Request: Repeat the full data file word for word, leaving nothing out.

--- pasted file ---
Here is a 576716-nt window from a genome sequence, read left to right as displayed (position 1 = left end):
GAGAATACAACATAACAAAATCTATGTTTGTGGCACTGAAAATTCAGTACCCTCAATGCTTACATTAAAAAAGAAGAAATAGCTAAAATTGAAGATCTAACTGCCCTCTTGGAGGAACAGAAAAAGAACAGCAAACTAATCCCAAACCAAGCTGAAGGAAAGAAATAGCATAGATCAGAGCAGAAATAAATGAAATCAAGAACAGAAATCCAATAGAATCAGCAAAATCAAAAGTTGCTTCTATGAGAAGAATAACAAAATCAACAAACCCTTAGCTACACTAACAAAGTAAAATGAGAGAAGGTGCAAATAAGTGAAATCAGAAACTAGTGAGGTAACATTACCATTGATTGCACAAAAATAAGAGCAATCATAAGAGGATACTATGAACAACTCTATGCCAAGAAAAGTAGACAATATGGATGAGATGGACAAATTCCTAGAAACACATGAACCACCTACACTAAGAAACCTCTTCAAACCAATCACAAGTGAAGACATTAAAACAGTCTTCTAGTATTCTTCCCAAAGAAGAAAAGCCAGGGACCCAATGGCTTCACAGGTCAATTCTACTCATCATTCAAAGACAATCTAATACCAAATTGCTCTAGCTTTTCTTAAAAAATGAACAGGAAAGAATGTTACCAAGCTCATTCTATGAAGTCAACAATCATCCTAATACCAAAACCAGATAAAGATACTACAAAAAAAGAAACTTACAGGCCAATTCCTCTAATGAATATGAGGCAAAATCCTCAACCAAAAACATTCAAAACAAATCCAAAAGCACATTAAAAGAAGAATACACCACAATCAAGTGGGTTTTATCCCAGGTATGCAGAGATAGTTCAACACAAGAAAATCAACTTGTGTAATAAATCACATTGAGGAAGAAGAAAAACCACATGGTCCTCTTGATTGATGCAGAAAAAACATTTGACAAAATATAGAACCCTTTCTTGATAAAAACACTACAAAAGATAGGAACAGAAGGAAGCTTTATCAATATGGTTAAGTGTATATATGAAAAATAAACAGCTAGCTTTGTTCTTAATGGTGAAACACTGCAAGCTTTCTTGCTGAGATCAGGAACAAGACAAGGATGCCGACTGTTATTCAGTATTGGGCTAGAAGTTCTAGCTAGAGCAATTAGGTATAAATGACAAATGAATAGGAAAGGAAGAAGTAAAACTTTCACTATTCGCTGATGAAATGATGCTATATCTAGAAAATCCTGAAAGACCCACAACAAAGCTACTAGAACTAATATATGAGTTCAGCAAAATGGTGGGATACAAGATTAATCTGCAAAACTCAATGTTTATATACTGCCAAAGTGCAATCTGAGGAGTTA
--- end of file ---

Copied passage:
Here is a 576716-nt window from a genome sequence, read left to right as displayed (position 1 = left end):
GAGAATACAACATAACAAAATCTATGTTTGTGGCACTGAAAATTCAGTACCCTCAATGCTTACATTAAAAAAGAAGAAATAGCTAAAATTGAAGATCTAACTGCCCTCTTGGAGGAACAGAAAAAGAACAGCAAACTAATCCCAAACCAAGCTGAAGGAAAGAAATAGCATAGATCAGAGCAGAAATAAATGAAATCAAGAACAGAAATCCAATAGAATCAGCAAAATCAAAAGTTGCTTCTATGAGAAGAATAACAAAATCAACAAACCCTTAGCTACACTAACAAAGTAAAATGAGAGAAGGTGCAAATAAGTGAAATCAGAAACTAGTGAGGTAACATTACCATTGATTGCACAAAAATAAGAGCAATCATAAGAGGATACTATGAACAACTCTATGCCAAGAAAAGTAGACAATATGGATGAGATGGACAAATTCCTAGAAACACATGAACCACCTACACTAAGAAACCTCTTCAAACCAATCACAAGTGAAGACATTAAAACAGTCTTCTAGTATTCTTCCCAAAGAAGAAAAGCCAGGGACCCAATGGCTTCACAGGTCAATTCTACTCATCATTCAAAGACAATCTAATACCAAATTGCTCTAGCTTTTCTTAAAAAATGAACAGGAAAGAATGTTACCAAGCTCATTCTATGAAGTCAACAATCATCCTAATACCAAAACCAGATAAAGATACTACAAAAAAAGAAACTTACAGGCCAATTCCTCTAATGAATATGAGGCAAAATCCTCAACCAAAAACATTCAAAACAAATCCAAAAGCACATTAAAAGAAGAATACACCACAATCAAGTGGGTTTTATCCCAGGTATGCAGAGATAGTTCAACACAAGAAAATCAACTTGTGTAATAAATCACATTGAGGAAGAAGAAAAACCACATGGTCCTCTTGATTGATGCAGAAAAAACATTTGACAAAATATAGAACCCTTTCTTGATAAAAACACTACAAAAGATAGGAACAGAAGGAAGCTTTATCAATATGGTTAAGTGTATATATGAAAAATAAACAGCTAGCTTTGTTCTTAATGGTGAAACACTGCAAGCTTTCTTGCTGAGATCAGGAACAAGACAAGGATGCCGACTGTTATTCAGTATTGGGCTAGAAGTTCTAGCTAGAGCAATTAGGTATAAATGACAAATGAATAGGAAAGGAAGAAGTAAAACTTTCACTATTCGCTGATGAAATGATGCTATATCTAGAAAATCCTGAAAGACCCACAACAAAGCTACTAGAACTAATATATGAGTTCAGCAAAATGGTGGGATACAAGATTAATCTGCAAAACTCAATGTTTATATACTGCCAAAGTGCAATCTGAGGAGTTA